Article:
Web 2.0 has had a massive impact for good on the lives of modern humans. Web 2.0 has also been complicit in ushering in the most advanced, pervasive and Orwellian surveillance state ever witnessed by humanity. You could say that Web 2.0 created Surveillance 1.984.
How might we retain the benefits of a hyper-connected and computer-augmented society without being constantly watched by people whose interests may not always directly align with ours? How can we use technology to fashion a future that we actually want to inhabit?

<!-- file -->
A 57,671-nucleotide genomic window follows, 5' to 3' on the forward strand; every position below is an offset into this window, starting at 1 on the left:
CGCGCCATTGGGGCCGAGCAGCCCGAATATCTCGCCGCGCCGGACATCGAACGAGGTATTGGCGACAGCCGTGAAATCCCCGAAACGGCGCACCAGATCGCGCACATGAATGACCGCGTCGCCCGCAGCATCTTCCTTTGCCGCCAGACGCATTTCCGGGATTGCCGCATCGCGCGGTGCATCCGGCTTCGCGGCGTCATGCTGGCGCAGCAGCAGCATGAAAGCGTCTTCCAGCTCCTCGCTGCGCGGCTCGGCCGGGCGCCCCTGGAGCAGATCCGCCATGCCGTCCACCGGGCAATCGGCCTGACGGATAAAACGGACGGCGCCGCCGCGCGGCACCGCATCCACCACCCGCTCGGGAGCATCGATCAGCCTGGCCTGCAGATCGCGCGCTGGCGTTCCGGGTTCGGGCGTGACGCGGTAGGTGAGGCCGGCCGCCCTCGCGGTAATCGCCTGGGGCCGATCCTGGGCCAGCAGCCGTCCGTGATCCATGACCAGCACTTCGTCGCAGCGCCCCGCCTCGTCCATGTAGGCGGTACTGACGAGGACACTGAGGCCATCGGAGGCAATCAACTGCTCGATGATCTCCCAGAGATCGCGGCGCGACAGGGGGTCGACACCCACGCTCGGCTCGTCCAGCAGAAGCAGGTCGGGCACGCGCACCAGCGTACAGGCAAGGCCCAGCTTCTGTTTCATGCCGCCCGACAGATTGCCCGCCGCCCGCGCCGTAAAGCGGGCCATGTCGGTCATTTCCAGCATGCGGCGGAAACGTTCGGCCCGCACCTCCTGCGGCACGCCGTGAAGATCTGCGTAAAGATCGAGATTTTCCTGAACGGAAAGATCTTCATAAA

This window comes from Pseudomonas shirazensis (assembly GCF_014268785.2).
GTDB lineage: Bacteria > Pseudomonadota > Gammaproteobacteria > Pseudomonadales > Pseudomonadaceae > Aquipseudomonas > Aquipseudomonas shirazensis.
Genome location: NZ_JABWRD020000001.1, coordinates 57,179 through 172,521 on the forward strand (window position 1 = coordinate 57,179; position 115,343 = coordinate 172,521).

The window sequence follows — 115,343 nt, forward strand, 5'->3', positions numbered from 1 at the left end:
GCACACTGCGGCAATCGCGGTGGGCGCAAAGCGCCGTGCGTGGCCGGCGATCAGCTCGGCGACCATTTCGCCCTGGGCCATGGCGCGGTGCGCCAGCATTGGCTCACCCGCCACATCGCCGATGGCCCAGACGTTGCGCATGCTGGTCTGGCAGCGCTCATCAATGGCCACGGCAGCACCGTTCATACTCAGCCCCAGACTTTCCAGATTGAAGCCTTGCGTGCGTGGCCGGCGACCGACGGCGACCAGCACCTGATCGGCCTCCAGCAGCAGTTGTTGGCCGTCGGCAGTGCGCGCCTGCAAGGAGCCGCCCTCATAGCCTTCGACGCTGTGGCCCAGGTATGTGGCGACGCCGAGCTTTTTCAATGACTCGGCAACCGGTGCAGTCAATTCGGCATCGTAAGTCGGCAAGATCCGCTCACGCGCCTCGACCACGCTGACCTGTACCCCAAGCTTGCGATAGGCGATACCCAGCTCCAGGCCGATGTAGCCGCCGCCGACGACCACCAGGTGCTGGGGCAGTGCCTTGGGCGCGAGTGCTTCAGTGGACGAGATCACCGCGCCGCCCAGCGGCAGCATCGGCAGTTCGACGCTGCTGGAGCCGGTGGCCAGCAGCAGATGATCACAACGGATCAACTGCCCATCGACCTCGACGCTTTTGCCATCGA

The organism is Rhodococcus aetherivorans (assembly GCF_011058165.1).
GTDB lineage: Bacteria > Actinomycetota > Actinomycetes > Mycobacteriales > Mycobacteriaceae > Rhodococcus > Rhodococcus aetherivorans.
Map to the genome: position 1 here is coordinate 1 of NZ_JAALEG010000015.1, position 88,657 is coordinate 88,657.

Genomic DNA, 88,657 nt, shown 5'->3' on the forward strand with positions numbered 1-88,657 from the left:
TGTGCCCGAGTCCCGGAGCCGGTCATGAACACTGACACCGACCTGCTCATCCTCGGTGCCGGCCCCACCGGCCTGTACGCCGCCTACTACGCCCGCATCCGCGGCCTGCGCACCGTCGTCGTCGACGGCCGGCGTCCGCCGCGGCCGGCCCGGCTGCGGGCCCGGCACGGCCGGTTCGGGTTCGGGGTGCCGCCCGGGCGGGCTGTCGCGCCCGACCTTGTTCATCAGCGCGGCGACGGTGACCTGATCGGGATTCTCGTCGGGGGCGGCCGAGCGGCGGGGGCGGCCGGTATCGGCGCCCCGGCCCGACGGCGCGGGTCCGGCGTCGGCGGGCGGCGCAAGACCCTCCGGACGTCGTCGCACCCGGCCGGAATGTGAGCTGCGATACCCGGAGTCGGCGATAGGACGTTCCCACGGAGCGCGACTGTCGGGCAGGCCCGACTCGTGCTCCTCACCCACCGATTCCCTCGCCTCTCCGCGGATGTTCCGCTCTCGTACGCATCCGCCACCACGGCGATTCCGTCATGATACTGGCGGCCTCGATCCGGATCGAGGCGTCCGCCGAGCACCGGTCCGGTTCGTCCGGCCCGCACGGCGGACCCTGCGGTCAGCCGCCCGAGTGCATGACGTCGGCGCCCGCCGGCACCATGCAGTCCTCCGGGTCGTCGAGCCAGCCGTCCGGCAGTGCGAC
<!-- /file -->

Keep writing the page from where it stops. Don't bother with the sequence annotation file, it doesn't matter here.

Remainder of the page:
The full details of the monitoring apparatus that the NSA, CIA and other “security” agencies have constructed are still trickling out from the cache of documents released into the wild by Edward Snowden. What has become clear is that every action performed in the digital arena, whether it be sending an email, making a phone call, browsing a website, tweeting an opinion, buying an item, taking a photo or just moving around with a phone in your pocket, can, and usually is, being intercepted, stored and mined for information. The technologies and services that allow us to be constantly connected to information, colleagues, friends and loved ones at the same time allow the government to snoop on private citizens in an unprecedented, unrequested and effectively unregulated manner.